In his short story “Funes, His Memory,” Argentine author Jorge Luis Borges describes a man called Funes blessed with perfect memory. The reader, at least, is inclined to think him blessed, at least until Borges shows the darker consequences of a brain filled “like a garbage heap.” Incapable of forgetting the smallest sensation, image, or thought, Funes is crippled by the buzzing confusion of his own mind. The cursed protagonist never stirs from his own bed, unwilling to risk adding new memories to those that he already cannot erase. Borges understood that the ability to forget is at least as important as the ability to remember.
Such is the case, too, with nations, and there is much that Argentina would rather forget. Not even four decades stand between Argentina’s current democracy and a brutal dictatorship that tortured and killed 30,000 of its own citizens. Many of those responsible continue to walk the streets, occasionally appearing for television interviews and protected by blanket pardons offered in the 1990s. “Nobody even expects justice here anymore,” the Argentine novelist Marcos Aguinis wrote, “and it is easier just to forget.”
Ulises de la Orden, an Argentine documentary filmmaker, would rather not forget. In a country struggling to bury the recent past, de la Orden is obsessed with excavating the crimes of the fledgling Argentine nation-state from the midst of the 19th century. His latest film, “Tierra Adentro” (“The Land Within”), focuses on the little-known Desert Conquest of the 1870s, a campaign that extended Argentina’s borders into the depths of South America, uprooting and largely extinguishing entire indigenous tribes in the process.
“Like any good middle-class Argentine,” de la Orden said in a television interview, “I had never met a Mapuche,” the principle tribe targeted during the Desert Conquest. “Everything that has been written about the Mapuche,” he continued, “was written by the victors. So I decided, okay, it’s time to hear the other side of the story.”
But the other side of the story turned out to be well hidden. While the victors of the Desert Conquest—men with storied Argentine names like Roca, Alvear, and Ortega—are memorialized on rearing horses in imposing statues throughout the Argentine capital, the language and culture of the Mapuche have been pushed to the fringe of Argentinean society. Ultimately, “Tierra Adentro” is less concerned with the story of the Desert Conquest itself than with the way in which memory and history collide in 21st-century Argentina. “My goal,” said de la Orden, “is to talk about the past from the perspective of the present. That involves more than just historical archives.”
To that end, the film weaves together several distinct stories. The first is that of Pablo, a teenaged Argentine who begins to explore his Mapuche roots. De la Orden documents Pablo haltingly speaking his first words of Mapuche, learning to wear a traditional Mapuche headdress, and observing a tribal dance. But more interesting are the contradictions that Pablo encounters as he slowly warms to the stigmatized culture of his ancestors.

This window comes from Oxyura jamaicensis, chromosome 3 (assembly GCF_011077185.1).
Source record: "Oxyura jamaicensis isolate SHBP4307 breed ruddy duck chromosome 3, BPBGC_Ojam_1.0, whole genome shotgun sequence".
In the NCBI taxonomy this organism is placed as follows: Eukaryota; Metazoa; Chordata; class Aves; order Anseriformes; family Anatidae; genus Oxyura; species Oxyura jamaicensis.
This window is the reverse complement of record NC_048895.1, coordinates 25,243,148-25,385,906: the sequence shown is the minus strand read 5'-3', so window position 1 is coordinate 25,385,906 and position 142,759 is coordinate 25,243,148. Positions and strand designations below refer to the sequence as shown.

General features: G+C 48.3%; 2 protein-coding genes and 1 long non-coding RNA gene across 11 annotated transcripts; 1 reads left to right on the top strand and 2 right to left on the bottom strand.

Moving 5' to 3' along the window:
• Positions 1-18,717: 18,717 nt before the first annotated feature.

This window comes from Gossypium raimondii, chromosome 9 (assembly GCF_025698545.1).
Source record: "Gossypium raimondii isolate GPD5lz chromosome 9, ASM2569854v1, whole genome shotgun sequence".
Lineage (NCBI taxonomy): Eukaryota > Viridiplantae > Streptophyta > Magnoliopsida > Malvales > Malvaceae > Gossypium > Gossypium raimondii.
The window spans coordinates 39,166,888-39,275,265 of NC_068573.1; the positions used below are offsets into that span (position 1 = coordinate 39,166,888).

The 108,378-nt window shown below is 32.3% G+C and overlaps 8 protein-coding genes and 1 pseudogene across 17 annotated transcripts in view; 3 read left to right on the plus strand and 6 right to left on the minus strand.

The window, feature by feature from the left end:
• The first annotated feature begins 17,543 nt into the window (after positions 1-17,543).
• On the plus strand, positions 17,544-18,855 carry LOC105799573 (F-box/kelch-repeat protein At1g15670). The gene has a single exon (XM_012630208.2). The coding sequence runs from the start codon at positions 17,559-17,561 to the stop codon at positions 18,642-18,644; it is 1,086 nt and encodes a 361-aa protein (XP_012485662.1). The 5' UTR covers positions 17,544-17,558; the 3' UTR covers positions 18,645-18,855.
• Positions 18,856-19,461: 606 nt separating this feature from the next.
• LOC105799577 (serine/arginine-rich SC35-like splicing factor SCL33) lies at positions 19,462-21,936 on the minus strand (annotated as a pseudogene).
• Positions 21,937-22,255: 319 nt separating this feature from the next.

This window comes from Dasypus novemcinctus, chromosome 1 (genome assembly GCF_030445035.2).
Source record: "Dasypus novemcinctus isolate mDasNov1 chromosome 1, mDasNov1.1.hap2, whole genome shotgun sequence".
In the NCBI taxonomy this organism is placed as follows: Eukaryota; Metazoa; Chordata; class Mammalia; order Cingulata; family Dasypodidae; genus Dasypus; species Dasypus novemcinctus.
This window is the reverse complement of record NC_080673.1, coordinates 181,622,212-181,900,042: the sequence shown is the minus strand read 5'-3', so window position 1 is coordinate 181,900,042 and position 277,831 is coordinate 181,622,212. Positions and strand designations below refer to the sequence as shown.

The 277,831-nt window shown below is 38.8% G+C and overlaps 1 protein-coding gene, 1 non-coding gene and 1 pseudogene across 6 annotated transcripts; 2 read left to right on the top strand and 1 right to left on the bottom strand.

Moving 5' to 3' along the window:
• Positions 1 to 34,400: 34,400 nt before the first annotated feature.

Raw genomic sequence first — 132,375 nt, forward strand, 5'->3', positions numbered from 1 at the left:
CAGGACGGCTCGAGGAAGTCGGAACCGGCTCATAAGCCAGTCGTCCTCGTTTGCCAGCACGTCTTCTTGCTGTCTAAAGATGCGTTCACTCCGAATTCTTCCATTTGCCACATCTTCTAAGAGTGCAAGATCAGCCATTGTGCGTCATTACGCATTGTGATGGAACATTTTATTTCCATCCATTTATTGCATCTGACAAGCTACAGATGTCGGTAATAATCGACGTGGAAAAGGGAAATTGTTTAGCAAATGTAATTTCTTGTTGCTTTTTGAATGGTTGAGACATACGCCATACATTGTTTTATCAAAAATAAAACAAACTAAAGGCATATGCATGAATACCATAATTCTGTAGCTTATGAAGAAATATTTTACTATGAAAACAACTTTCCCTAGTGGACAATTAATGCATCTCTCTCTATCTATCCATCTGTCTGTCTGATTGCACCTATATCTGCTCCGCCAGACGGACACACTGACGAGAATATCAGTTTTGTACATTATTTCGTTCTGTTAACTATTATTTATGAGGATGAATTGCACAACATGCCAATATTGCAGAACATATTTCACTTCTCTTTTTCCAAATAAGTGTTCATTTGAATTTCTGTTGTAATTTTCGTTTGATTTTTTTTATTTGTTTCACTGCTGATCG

There is, for example, the jarring contrast between the Argentine history taught in public schools, and the history that Pablo learns from Mapuche activists. Those portrayed as heroes during morning classes are denounced as murderers during evening meetings. A particularly telling scene captures Pablo lingering in front of a statue of an Argentine general on his way home from school, as if understanding for the first time the chasm separating Argentine national memory from Mapuche history. A second strand of the film follows Marcos O’Farrell, a musician and great-grandson of one of the generals who led the Desert Conquest, as he earnestly examines the wrongdoings of his own ancestors.
The film’s most poignant moment comes as O’Farrell visits one of just a few remaining Mapuche villages and explains that he is the descendant of General Racedo. An initial hush of disbelief slowly gives way to an invitation to tea and conversation. While de la Orden never suggests that the horrors of the past can be undone with friendly chitchat, “Tierra Adentro” makes clear that the Mapuche view dialogue and mutual acknowledgment as progress.
The film’s greatest success is that it serves as proof that the past is best met with open eyes and a steady gaze. History can feel like a vast graveyard that we cannot escape, and, like Borges’ Funes, we may be doomed to remember the tragic errors of our ancestors. But in remembering, we find an antidote to future folly, painful as that process may be.
—Columnist Benjamin B. Wilcox can be reached at firstname.lastname@example.org.
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